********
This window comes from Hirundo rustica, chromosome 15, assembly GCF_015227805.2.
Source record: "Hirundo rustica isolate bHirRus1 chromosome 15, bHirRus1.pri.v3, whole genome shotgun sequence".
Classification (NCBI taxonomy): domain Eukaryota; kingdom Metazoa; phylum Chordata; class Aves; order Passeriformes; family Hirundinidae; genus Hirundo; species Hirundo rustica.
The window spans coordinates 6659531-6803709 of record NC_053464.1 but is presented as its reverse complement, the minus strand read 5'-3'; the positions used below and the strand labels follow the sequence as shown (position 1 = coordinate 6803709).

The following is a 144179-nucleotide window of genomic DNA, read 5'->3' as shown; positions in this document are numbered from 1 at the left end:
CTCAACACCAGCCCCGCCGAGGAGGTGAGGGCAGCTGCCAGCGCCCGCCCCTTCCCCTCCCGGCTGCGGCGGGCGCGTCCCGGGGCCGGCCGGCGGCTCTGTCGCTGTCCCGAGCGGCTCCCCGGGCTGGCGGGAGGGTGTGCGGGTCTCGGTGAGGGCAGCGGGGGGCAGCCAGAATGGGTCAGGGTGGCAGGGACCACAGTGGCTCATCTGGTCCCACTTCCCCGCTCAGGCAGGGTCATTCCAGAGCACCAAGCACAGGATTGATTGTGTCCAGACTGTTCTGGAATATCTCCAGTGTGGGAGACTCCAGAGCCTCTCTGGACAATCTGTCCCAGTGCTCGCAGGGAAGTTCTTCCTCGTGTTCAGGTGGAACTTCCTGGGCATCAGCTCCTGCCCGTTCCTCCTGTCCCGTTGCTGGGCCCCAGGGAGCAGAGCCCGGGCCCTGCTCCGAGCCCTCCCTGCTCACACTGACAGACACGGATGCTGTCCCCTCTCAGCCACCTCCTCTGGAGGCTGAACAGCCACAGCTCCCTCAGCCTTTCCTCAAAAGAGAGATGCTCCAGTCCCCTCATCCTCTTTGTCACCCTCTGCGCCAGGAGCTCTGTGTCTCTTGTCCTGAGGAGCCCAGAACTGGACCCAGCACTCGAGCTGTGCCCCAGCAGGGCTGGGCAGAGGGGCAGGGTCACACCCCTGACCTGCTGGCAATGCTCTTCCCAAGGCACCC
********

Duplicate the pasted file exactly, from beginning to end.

This window comes from Hirundo rustica, chromosome 15, assembly GCF_015227805.2.
Source record: "Hirundo rustica isolate bHirRus1 chromosome 15, bHirRus1.pri.v3, whole genome shotgun sequence".
Classification (NCBI taxonomy): domain Eukaryota; kingdom Metazoa; phylum Chordata; class Aves; order Passeriformes; family Hirundinidae; genus Hirundo; species Hirundo rustica.
The window spans coordinates 6659531-6803709 of record NC_053464.1 but is presented as its reverse complement, the minus strand read 5'-3'; the positions used below and the strand labels follow the sequence as shown (position 1 = coordinate 6803709).

The following is a 144179-nucleotide window of genomic DNA, read 5'->3' as shown; positions in this document are numbered from 1 at the left end:
CTCAACACCAGCCCCGCCGAGGAGGTGAGGGCAGCTGCCAGCGCCCGCCCCTTCCCCTCCCGGCTGCGGCGGGCGCGTCCCGGGGCCGGCCGGCGGCTCTGTCGCTGTCCCGAGCGGCTCCCCGGGCTGGCGGGAGGGTGTGCGGGTCTCGGTGAGGGCAGCGGGGGGCAGCCAGAATGGGTCAGGGTGGCAGGGACCACAGTGGCTCATCTGGTCCCACTTCCCCGCTCAGGCAGGGTCATTCCAGAGCACCAAGCACAGGATTGATTGTGTCCAGACTGTTCTGGAATATCTCCAGTGTGGGAGACTCCAGAGCCTCTCTGGACAATCTGTCCCAGTGCTCGCAGGGAAGTTCTTCCTCGTGTTCAGGTGGAACTTCCTGGGCATCAGCTCCTGCCCGTTCCTCCTGTCCCGTTGCTGGGCCCCAGGGAGCAGAGCCCGGGCCCTGCTCCGAGCCCTCCCTGCTCACACTGACAGACACGGATGCTGTCCCCTCTCAGCCACCTCCTCTGGAGGCTGAACAGCCACAGCTCCCTCAGCCTTTCCTCAAAAGAGAGATGCTCCAGTCCCCTCATCCTCTTTGTCACCCTCTGCGCCAGGAGCTCTGTGTCTCTTGTCCTGAGGAGCCCAGAACTGGACCCAGCACTCGAGCTGTGCCCCAGCAGGGCTGGGCAGAGGGGCAGGGTCACACCCCTGACCTGCTGGCAATGCTCTTCCCAAGGCACCC